Afrocentrism is not the one with the history of racism or revisionism. If mainstream archeology was doing its job and remaining true to the tenants of science there would be no need for Afrocentrism. If mainstream archeology wants to outright reject Afrocentrism and some of its tenants without investigation, then it will be rejected as the mono focal, mono ethnic/racial , mono geopolitical/geographic Eurocentrist entity that it is. As an Afrocentrist, I am only concerned with archeology's scientific methods for digging for data, not necessarily its interpretaion of data. Interpretation of data is what separates Afrocentrist from Eurocentrist.

The revisionist charge has been hurled the way of Afrocentrist by Eurocentrist, but the one who is engaging in revisionism is the Eurocentrist, even in this talk page.. We see revisionism in the presentation of the Hamitic Hypothesis as a "many sided argument." Referring to 1800 white racism as just "the idea of the rest of the world being savage and uncultured" is revisionist.

Some have said Afrocentrism "basically tries to build a history of greatness for blacks." This is far from the truth. Afrocentrism seeks to make Africa and all its extension its focus of study. It literally means African centered. It is not a "misnomer." It was an attempt by African Americans to reconnect with their severred African past and connect it with the present. Afrocentrism considering it started in North America had to focus on the accomplishments of blacks,considering the direct assault on black/African humanity by mainstream academia. Some Afrocentrist went to the extreme. They to me were not as extreme as the mainstream.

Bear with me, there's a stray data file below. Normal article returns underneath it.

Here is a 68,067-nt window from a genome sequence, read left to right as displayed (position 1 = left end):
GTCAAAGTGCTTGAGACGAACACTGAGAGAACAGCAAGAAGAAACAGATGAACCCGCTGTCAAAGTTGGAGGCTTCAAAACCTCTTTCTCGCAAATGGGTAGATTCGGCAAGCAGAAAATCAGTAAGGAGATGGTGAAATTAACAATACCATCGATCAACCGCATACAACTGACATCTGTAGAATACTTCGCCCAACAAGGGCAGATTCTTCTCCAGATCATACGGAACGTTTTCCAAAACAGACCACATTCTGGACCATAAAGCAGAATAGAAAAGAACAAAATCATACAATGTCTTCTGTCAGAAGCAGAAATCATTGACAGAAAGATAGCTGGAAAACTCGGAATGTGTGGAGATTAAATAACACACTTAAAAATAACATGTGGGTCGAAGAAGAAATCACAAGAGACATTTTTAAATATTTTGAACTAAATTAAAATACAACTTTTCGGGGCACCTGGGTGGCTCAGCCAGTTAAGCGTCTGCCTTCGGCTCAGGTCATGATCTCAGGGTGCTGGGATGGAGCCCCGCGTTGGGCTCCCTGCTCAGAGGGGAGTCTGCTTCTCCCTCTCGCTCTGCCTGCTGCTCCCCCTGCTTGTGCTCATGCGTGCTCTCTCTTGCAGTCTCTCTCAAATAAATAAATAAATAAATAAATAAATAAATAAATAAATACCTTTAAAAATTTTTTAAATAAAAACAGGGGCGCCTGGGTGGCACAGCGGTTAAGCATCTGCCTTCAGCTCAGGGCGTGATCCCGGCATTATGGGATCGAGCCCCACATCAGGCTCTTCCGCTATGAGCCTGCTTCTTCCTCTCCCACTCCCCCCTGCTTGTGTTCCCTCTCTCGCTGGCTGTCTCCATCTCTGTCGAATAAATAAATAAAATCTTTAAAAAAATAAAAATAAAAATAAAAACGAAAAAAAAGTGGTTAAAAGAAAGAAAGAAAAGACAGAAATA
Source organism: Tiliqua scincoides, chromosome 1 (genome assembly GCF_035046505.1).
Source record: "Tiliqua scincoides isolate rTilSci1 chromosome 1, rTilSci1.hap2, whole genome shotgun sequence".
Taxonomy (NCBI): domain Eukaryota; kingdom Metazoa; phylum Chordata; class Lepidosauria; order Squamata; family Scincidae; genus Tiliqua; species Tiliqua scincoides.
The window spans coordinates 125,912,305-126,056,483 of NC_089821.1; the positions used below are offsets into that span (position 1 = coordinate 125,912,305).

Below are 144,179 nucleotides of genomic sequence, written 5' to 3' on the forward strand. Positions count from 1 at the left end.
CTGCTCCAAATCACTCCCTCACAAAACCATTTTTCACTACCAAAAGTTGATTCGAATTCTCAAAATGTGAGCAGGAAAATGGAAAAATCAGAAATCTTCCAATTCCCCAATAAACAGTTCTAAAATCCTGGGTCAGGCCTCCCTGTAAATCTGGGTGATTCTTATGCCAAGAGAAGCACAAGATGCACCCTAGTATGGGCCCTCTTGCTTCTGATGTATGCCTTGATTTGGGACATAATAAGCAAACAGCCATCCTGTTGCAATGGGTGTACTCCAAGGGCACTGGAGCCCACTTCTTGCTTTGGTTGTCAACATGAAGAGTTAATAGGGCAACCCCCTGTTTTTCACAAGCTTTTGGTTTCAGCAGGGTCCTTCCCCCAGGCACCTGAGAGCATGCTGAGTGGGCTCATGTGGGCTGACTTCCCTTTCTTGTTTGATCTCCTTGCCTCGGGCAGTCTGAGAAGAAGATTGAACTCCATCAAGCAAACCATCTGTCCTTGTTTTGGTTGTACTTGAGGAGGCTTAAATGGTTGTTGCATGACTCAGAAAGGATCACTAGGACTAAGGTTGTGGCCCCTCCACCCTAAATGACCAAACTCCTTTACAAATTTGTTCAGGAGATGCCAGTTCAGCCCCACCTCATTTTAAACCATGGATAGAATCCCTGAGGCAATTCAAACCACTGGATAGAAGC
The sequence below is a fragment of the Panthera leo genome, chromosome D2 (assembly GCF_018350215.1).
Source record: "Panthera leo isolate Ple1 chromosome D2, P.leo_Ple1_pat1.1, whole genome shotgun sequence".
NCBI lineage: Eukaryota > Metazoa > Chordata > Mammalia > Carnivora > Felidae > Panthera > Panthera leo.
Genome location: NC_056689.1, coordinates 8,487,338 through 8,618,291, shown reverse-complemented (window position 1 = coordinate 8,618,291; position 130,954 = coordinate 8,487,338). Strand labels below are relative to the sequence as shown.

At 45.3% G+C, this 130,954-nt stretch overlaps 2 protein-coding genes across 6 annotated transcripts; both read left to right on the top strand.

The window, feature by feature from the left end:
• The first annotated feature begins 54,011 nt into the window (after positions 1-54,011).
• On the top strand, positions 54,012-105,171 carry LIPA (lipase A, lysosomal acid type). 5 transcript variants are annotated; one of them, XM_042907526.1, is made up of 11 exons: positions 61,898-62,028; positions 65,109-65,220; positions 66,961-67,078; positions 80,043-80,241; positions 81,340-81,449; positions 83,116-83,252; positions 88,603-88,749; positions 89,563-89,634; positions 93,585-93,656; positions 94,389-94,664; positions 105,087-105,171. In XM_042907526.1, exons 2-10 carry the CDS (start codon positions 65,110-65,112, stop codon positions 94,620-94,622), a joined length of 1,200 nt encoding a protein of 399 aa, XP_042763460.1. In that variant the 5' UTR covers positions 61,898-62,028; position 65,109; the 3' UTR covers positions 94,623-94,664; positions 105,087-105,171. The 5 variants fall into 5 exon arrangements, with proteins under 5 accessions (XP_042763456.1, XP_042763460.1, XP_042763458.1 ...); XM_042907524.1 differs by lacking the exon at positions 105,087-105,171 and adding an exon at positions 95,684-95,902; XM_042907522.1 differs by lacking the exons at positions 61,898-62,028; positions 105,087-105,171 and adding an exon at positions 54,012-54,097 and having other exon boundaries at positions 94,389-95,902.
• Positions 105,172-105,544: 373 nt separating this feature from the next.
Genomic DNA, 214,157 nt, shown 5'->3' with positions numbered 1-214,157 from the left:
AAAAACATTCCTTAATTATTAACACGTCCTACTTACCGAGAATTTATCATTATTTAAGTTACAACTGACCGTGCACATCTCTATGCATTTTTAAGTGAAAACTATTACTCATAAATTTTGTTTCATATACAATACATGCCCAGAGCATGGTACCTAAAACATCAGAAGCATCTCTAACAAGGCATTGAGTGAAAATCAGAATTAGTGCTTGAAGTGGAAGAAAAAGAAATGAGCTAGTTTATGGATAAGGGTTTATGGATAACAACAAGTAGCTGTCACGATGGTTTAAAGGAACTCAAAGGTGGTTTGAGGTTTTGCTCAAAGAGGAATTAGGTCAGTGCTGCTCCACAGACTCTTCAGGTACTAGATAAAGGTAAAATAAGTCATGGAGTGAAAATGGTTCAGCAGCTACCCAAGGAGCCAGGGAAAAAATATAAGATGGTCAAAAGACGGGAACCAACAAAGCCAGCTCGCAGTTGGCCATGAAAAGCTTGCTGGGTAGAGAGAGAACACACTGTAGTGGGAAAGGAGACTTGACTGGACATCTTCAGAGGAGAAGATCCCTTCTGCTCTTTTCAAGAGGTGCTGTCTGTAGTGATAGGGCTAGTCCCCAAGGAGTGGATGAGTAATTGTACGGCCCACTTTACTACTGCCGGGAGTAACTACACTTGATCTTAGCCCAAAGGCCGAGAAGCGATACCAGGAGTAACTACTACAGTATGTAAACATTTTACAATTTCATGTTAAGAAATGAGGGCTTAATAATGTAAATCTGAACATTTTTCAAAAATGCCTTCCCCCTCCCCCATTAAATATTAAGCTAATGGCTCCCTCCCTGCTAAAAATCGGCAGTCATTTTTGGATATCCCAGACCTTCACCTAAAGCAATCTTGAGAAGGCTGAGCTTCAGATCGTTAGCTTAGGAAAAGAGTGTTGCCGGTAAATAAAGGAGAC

Eurocentrist aims are to claim all human achievements to whites. Their objective is to prove biological, intellectual, and now geographic superiority of whites. They claim whites to be at the center of all human achievement or be regarded as such.

Some would like to believe that Eurocentrism ended in the 1800, it is alive and well, with works like The Bell Curve, IQ and the Wealth of Nations questioning the intellect of blacks. Cavalli-Sforza's The History and Geography of Human Genes' has been found to have an excess of Caucasian gene sampling and data that is predefined. It's author is now making linguistic claims such as the Afro-Asiatic language family being of Caucasian origins. Jared Diamond's Guns, Germs, and Steel' has replaced biological supremacy with geogrraphic supremacy. He has excluded Africa in his macro techno complex of Eurasia. Frankly before the Greeks, there was no Europe in the complex. It was an Afrasian techno complex that spread to Greece and thereby Europe. At least one has admitted Europe is not a continent. There is six continents not seven. Diamond has also revive a crude form of the Hamitic Hypothesis.

All these works have been sold as truth by the mainstream. Its authors have received numerous awards, Kistler Prize, National Academy of Science Awards, Pullitzer Prizes. They have been endorsed by The Wall Street Journal, New York Times, PBS, National Geographic Society, and Washington Post. All popular publications. To Afrocentrist we have been there before. Pseudo-science being pimp as science or Eurocentrist interpreting data from their lens, feel good stories and theories for whites.